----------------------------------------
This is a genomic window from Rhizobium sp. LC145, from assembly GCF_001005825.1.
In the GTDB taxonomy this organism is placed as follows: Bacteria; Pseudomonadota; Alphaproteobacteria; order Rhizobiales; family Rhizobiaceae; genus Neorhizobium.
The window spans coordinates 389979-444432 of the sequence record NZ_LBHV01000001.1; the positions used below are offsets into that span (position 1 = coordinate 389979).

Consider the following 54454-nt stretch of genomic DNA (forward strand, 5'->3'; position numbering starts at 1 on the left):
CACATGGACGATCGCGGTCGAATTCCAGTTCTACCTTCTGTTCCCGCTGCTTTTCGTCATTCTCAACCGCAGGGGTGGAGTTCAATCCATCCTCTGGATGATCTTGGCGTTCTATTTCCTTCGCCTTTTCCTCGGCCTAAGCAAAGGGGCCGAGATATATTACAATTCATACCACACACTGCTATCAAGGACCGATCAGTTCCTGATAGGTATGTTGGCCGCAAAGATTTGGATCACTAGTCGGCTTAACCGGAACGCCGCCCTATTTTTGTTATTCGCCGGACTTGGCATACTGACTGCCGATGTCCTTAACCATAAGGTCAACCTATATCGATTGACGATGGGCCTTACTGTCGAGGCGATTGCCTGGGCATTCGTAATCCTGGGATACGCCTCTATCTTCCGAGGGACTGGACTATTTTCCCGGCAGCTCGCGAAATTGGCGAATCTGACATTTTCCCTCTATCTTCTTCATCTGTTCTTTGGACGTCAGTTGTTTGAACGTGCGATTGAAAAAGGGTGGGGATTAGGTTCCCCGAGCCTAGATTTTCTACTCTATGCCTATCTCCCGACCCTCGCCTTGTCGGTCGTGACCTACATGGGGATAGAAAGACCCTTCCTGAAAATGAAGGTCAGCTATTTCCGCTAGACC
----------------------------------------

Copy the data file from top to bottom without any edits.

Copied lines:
This is a genomic window from Rhizobium sp. LC145, from assembly GCF_001005825.1.
In the GTDB taxonomy this organism is placed as follows: Bacteria; Pseudomonadota; Alphaproteobacteria; order Rhizobiales; family Rhizobiaceae; genus Neorhizobium.
The window spans coordinates 389979-444432 of the sequence record NZ_LBHV01000001.1; the positions used below are offsets into that span (position 1 = coordinate 389979).

Consider the following 54454-nt stretch of genomic DNA (forward strand, 5'->3'; position numbering starts at 1 on the left):
CACATGGACGATCGCGGTCGAATTCCAGTTCTACCTTCTGTTCCCGCTGCTTTTCGTCATTCTCAACCGCAGGGGTGGAGTTCAATCCATCCTCTGGATGATCTTGGCGTTCTATTTCCTTCGCCTTTTCCTCGGCCTAAGCAAAGGGGCCGAGATATATTACAATTCATACCACACACTGCTATCAAGGACCGATCAGTTCCTGATAGGTATGTTGGCCGCAAAGATTTGGATCACTAGTCGGCTTAACCGGAACGCCGCCCTATTTTTGTTATTCGCCGGACTTGGCATACTGACTGCCGATGTCCTTAACCATAAGGTCAACCTATATCGATTGACGATGGGCCTTACTGTCGAGGCGATTGCCTGGGCATTCGTAATCCTGGGATACGCCTCTATCTTCCGAGGGACTGGACTATTTTCCCGGCAGCTCGCGAAATTGGCGAATCTGACATTTTCCCTCTATCTTCTTCATCTGTTCTTTGGACGTCAGTTGTTTGAACGTGCGATTGAAAAAGGGTGGGGATTAGGTTCCCCGAGCCTAGATTTTCTACTCTATGCCTATCTCCCGACCCTCGCCTTGTCGGTCGTGACCTACATGGGGATAGAAAGACCCTTCCTGAAAATGAAGGTCAGCTATTTCCGCTAGACC